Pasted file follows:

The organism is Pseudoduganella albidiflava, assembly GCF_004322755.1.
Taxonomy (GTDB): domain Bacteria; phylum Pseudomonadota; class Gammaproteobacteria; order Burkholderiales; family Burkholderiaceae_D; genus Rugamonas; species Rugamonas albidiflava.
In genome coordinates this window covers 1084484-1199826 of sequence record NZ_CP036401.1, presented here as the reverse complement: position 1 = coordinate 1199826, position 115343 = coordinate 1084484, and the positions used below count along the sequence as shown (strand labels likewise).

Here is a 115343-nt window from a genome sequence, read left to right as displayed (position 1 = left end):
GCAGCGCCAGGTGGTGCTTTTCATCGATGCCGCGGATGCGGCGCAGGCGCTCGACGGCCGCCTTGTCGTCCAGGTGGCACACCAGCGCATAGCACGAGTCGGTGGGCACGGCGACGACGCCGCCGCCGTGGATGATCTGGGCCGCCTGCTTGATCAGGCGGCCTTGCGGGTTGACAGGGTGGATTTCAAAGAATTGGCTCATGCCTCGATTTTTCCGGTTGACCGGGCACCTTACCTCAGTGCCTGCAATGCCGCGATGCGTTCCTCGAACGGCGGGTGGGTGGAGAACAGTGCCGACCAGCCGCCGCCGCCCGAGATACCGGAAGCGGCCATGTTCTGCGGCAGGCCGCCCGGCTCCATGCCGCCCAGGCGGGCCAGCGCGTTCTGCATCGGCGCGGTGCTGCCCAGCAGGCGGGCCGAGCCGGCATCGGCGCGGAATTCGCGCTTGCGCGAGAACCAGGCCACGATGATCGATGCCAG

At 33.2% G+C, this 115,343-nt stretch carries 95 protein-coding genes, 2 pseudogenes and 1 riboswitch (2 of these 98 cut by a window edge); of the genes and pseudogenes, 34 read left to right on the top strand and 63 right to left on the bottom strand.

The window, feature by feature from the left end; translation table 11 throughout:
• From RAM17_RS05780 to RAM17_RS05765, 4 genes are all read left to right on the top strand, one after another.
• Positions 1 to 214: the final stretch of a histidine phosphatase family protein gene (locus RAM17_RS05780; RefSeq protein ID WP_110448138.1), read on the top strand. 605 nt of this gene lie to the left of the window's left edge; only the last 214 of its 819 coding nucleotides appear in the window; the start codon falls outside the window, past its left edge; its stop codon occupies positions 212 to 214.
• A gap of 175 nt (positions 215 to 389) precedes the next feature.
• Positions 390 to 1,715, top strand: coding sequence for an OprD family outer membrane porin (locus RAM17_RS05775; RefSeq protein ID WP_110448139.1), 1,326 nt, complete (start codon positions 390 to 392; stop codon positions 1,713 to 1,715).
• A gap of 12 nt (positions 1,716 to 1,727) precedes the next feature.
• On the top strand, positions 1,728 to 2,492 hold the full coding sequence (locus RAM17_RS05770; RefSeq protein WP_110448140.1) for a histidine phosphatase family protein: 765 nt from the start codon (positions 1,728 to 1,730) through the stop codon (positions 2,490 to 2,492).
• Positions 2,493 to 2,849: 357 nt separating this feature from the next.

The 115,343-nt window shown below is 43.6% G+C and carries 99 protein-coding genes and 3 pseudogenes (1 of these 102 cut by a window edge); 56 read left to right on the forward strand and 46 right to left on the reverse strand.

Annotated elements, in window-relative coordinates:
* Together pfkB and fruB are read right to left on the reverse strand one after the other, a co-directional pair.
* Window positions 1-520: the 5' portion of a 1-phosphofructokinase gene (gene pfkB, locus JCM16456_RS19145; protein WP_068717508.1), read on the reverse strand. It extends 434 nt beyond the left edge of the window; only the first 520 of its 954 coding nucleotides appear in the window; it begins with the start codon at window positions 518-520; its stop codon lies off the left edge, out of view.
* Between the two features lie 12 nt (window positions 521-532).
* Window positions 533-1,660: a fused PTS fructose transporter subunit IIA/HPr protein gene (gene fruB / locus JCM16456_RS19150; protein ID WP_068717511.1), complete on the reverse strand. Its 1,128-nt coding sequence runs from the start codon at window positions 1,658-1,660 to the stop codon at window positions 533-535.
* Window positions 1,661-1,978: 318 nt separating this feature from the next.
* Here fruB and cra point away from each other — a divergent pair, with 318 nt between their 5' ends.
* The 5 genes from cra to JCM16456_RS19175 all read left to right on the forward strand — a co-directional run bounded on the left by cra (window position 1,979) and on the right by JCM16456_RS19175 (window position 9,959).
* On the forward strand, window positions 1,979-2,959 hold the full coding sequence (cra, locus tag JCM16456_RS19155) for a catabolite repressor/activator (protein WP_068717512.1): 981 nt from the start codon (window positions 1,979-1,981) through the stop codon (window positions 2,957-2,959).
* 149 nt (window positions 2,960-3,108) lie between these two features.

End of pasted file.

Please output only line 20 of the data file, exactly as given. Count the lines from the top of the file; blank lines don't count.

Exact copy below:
* Window positions 533-1,660: a fused PTS fructose transporter subunit IIA/HPr protein gene (gene fruB / locus JCM16456_RS19150; protein ID WP_068717511.1), complete on the reverse strand. Its 1,128-nt coding sequence runs from the start codon at window positions 1,658-1,660 to the stop codon at window positions 533-535.